Representative statements. Sometimes parties prefer to add statements such as represented by its duly authorised managing director to emphasise specifically that the party is duly organized and validly existing. There is no need to include such statements. Such matters are adequately provided for under the applicable law on how a company or principal is represented, as well as what happens if this were not the case. Such statements are more appropriate to be listed as a warranty. A statement that the contract is binding upon the parties and that the contract restates their agreement is by definition not true and otherwise without meaning: a contract is by definition an incomplete reflection of the parties’ agreement and to the extent that the parties’ consent embodies a broader understanding, they would be free to submit evidence supporting that broader understanding (although the scope is limited under common law by the Parol evidence rule). If it is important to exclude promises made in any preceding letters of intent, such documents should be identified and preferably be excluded specifically (see entire agreement clauses).
Business groups or units. It is nonsense to include a statement that the agreement relates to a certain business group or business unit of the contracting entity. Such groupings have no legal capacity to enter into a contract or the statement is superfluous. If you would like to limit the scope of the agreement express this in the relevant contract provision (e.g. in the first section on scope and authority to submit or accept purchase orders or in an assignment clause restricting transferability of the contract). The effect will probably be negligible in the event of a dispute, since a claimant will not be precluded from being granted rights over assets of other business groups or business units of the same legal entity.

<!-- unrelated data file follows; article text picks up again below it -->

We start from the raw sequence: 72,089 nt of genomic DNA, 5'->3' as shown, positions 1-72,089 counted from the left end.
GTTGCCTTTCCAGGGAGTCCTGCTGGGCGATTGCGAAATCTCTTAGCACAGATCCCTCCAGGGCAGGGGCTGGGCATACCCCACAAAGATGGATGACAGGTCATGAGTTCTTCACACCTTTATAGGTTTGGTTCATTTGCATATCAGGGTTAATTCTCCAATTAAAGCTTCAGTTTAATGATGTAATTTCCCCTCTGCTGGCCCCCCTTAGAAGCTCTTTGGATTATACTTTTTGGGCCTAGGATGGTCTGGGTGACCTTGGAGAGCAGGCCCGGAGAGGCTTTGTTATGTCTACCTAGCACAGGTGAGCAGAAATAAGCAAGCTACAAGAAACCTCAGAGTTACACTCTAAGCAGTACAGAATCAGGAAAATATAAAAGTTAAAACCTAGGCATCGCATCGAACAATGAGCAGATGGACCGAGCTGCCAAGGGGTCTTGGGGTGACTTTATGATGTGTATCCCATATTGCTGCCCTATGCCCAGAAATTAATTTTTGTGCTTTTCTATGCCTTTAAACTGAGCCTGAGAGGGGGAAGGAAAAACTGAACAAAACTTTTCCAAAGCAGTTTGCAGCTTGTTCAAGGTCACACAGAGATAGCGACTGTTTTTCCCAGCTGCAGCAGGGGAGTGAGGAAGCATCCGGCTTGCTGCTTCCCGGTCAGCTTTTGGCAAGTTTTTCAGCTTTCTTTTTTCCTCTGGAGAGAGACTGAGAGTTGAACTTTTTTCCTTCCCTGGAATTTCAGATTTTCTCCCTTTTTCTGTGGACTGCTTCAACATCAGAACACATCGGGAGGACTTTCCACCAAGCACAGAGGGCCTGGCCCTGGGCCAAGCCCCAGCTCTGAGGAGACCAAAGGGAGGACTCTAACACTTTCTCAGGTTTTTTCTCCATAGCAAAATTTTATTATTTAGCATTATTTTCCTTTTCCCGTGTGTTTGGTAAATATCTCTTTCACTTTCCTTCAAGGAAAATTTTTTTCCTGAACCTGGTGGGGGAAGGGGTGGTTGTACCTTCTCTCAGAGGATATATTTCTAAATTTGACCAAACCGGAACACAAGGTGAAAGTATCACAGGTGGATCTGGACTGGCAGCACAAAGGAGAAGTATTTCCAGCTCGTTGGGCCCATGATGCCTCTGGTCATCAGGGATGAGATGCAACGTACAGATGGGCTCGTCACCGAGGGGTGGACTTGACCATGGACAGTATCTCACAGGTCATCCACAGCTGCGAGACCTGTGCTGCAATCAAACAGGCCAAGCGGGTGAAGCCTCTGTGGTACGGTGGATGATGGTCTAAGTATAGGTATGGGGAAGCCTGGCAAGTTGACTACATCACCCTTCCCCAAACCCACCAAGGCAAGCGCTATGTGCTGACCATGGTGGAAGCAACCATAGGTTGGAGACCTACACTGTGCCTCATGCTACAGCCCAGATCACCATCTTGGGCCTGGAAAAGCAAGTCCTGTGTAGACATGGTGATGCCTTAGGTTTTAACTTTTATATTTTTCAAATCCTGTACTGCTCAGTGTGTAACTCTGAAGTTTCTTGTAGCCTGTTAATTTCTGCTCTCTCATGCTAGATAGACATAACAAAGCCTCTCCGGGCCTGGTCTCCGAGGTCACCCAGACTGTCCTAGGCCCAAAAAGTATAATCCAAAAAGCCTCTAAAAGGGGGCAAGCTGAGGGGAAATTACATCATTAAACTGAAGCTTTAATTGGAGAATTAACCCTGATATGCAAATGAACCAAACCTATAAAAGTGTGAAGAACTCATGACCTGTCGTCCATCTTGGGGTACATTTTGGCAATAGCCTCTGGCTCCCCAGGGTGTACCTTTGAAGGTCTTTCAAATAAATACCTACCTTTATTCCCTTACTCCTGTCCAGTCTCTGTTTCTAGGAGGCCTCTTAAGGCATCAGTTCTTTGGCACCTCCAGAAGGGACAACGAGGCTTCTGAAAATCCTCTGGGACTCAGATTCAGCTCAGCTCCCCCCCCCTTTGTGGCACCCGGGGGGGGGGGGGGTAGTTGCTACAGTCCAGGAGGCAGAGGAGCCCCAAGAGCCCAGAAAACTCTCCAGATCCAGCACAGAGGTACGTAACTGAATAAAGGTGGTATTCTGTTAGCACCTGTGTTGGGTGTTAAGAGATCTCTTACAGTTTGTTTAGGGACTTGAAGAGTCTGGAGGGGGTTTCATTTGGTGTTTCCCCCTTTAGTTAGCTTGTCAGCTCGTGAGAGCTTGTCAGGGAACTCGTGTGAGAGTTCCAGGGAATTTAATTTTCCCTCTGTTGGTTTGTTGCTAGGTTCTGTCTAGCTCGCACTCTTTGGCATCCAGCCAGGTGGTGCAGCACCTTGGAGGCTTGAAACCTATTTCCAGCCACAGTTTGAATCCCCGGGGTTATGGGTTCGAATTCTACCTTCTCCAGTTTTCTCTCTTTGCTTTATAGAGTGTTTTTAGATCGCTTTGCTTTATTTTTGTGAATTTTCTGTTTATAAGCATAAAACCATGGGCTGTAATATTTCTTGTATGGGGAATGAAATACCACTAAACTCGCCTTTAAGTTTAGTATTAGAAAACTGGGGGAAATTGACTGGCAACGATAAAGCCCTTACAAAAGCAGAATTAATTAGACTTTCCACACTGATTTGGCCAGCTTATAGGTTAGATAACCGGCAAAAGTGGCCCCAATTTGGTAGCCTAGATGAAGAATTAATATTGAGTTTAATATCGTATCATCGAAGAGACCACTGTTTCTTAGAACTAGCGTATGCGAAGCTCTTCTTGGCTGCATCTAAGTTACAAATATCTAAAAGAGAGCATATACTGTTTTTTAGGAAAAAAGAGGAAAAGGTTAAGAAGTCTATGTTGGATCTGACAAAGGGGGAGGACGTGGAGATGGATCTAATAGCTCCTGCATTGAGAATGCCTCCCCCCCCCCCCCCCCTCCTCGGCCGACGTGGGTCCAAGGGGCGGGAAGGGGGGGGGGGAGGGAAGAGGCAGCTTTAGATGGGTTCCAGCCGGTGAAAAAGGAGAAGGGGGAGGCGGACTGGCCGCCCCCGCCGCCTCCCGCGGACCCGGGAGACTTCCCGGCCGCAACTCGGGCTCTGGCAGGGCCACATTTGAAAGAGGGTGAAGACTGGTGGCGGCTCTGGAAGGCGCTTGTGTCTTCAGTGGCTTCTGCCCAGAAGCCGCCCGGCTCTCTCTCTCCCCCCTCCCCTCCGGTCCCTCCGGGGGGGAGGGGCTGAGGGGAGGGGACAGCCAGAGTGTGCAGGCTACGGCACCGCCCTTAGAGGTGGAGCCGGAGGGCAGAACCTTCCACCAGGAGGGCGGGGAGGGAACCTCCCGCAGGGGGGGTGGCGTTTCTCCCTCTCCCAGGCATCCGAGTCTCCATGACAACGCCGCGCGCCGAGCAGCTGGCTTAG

“Also on behalf of Affiliates”. Equally undesirable is a statement in the parties clause that the party also acts on behalf of its Affiliates. Firstly, the same would also need to be reflected in the signature blocks (and there, the affiliates need to be duly represented). Secondly, it is questionable whether it is desirable from a liability-limiting perspective. Thirdly, it is ambiguous because the precise scope and meaning is unclear: it would be much more accurate (and adequate) to stipulate a provision to be for the benefit of an affiliate where relevant. Fourthly, if the reference were to be interpreted narrowly, the surrounding facts will probably be more convincing than the mere statement (in other words, if an affiliate would submit purchase orders or otherwise act vis-à-vis the other party, that would diminish the rather arbitrary boilerplate wording in the parties clause).